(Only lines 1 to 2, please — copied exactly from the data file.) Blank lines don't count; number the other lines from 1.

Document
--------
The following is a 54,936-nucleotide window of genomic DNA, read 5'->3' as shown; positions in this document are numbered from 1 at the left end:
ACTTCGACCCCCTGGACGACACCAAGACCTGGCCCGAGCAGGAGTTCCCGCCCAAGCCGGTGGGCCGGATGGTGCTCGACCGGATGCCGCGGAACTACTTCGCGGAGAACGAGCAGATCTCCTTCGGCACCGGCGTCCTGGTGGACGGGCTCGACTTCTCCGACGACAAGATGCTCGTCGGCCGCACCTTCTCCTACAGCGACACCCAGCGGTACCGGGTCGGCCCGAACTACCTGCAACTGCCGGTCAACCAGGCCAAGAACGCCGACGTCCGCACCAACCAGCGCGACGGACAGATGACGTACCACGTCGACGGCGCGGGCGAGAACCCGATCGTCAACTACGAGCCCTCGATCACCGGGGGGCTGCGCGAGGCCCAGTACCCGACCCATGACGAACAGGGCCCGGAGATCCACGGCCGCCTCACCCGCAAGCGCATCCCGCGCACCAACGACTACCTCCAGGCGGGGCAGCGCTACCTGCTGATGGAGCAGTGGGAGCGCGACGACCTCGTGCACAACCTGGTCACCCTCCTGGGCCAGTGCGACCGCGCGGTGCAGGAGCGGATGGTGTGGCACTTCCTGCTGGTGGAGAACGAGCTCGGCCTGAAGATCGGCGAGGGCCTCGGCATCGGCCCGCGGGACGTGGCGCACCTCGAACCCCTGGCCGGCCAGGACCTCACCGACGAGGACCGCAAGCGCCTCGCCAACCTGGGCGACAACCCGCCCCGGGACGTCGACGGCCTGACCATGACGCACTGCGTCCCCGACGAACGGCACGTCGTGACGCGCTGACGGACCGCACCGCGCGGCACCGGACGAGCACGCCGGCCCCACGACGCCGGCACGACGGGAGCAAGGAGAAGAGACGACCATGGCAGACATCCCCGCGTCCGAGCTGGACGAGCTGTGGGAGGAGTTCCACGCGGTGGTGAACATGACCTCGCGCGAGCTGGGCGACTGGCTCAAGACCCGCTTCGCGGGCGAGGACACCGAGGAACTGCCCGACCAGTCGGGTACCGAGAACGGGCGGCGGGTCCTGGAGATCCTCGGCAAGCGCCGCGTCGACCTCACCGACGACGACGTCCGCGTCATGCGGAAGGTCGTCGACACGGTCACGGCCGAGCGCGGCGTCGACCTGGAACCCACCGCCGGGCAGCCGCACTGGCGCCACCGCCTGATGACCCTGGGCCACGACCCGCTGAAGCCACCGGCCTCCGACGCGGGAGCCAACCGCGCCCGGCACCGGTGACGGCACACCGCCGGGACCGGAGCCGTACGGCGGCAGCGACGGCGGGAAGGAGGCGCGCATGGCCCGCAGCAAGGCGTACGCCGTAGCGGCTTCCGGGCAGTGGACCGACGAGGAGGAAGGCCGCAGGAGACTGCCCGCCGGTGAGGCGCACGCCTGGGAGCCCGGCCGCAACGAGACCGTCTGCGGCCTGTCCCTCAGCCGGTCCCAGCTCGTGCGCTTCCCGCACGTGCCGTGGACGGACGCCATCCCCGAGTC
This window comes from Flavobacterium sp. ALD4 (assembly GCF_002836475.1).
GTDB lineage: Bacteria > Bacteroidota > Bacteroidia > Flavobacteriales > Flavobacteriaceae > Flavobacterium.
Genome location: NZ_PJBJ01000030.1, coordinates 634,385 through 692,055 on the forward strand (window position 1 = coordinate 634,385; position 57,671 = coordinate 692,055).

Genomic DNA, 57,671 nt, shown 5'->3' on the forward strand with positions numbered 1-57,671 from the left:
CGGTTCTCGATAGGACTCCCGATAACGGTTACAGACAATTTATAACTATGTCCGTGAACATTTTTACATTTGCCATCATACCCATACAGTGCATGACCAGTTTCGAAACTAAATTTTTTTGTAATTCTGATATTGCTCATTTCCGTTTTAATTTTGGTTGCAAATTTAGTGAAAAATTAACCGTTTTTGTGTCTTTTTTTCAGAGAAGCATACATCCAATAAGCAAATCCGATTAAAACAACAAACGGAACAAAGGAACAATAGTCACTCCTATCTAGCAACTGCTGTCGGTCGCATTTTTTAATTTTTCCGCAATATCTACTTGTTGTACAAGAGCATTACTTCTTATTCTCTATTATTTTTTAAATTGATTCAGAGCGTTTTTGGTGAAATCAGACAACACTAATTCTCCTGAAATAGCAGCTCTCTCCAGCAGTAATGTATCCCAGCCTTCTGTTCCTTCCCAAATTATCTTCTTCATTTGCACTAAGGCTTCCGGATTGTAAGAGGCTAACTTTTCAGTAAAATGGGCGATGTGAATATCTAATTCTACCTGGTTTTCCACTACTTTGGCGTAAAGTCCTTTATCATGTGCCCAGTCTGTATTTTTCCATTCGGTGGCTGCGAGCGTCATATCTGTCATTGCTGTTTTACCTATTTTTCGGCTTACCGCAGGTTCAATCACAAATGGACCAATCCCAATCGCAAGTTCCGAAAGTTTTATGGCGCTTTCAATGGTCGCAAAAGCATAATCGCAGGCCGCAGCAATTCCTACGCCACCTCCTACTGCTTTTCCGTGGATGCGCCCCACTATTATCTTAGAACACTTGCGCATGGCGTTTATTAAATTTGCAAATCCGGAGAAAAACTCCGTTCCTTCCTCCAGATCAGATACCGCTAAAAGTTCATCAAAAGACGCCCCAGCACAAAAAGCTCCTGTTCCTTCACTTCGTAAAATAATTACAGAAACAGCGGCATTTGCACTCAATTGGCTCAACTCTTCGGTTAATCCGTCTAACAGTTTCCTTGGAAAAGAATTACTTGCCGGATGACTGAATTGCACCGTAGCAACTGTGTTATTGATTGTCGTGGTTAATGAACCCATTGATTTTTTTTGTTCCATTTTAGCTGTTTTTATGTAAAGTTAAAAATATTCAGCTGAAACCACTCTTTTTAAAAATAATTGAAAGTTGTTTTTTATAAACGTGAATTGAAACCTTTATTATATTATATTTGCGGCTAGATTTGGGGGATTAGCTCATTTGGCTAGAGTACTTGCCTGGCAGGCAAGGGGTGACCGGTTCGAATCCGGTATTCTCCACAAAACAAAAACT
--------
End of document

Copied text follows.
The following is a 54,936-nucleotide window of genomic DNA, read 5'->3' as shown; positions in this document are numbered from 1 at the left end:
ACTTCGACCCCCTGGACGACACCAAGACCTGGCCCGAGCAGGAGTTCCCGCCCAAGCCGGTGGGCCGGATGGTGCTCGACCGGATGCCGCGGAACTACTTCGCGGAGAACGAGCAGATCTCCTTCGGCACCGGCGTCCTGGTGGACGGGCTCGACTTCTCCGACGACAAGATGCTCGTCGGCCGCACCTTCTCCTACAGCGACACCCAGCGGTACCGGGTCGGCCCGAACTACCTGCAACTGCCGGTCAACCAGGCCAAGAACGCCGACGTCCGCACCAACCAGCGCGACGGACAGATGACGTACCACGTCGACGGCGCGGGCGAGAACCCGATCGTCAACTACGAGCCCTCGATCACCGGGGGGCTGCGCGAGGCCCAGTACCCGACCCATGACGAACAGGGCCCGGAGATCCACGGCCGCCTCACCCGCAAGCGCATCCCGCGCACCAACGACTACCTCCAGGCGGGGCAGCGCTACCTGCTGATGGAGCAGTGGGAGCGCGACGACCTCGTGCACAACCTGGTCACCCTCCTGGGCCAGTGCGACCGCGCGGTGCAGGAGCGGATGGTGTGGCACTTCCTGCTGGTGGAGAACGAGCTCGGCCTGAAGATCGGCGAGGGCCTCGGCATCGGCCCGCGGGACGTGGCGCACCTCGAACCCCTGGCCGGCCAGGACCTCACCGACGAGGACCGCAAGCGCCTCGCCAACCTGGGCGACAACCCGCCCCGGGACGTCGACGGCCTGACCATGACGCACTGCGTCCCCGACGAACGGCACGTCGTGACGCGCTGACGGACCGCACCGCGCGGCACCGGACGAGCACGCCGGCCCCACGACGCCGGCACGACGGGAGCAAGGAGAAGAGACGACCATGGCAGACATCCCCGCGTCCGAGCTGGACGAGCTGTGGGAGGAGTTCCACGCGGTGGTGAACATGACCTCGCGCGAGCTGGGCGACTGGCTCAAGACCCGCTTCGCGGGCGAGGACACCGAGGAACTGCCCGACCAGTCGGGTACCGAGAACGGGCGGCGGGTCCTGGAGATCCTCGGCAAGCGCCGCGTCGACCTCACCGACGACGACGTCCGCGTCATGCGGAAGGTCGTCGACACGGTCACGGCCGAGCGCGGCGTCGACCTGGAACCCACCGCCGGGCAGCCGCACTGGCGCCACCGCCTGATGACCCTGGGCCACGACCCGCTGAAGCCACCGGCCTCCGACGCGGGAGCCAACCGCGCCCGGCACCGGTGACGGCACACCGCCGGGACCGGAGCCGTACGGCGGCAGCGACGGCGGGAAGGAGGCGCGCATGGCCCGCAGCAAGGCGTACGCCGTAGCGGCTTCCGGGCAGTGGACCGACGAGGAGGAAGGCCGCAGGAGACTGCCCGCCGGTGAGGCGCACGCCTGGGAGCCCGGCCGCAACGAGACCGTCTGCGGCCTGTCCCTCAGCCGGTCCCAGCTCGTGCGCTTCCCGCACGTGCCGTGGACGGACGCCATCCCCGAGTC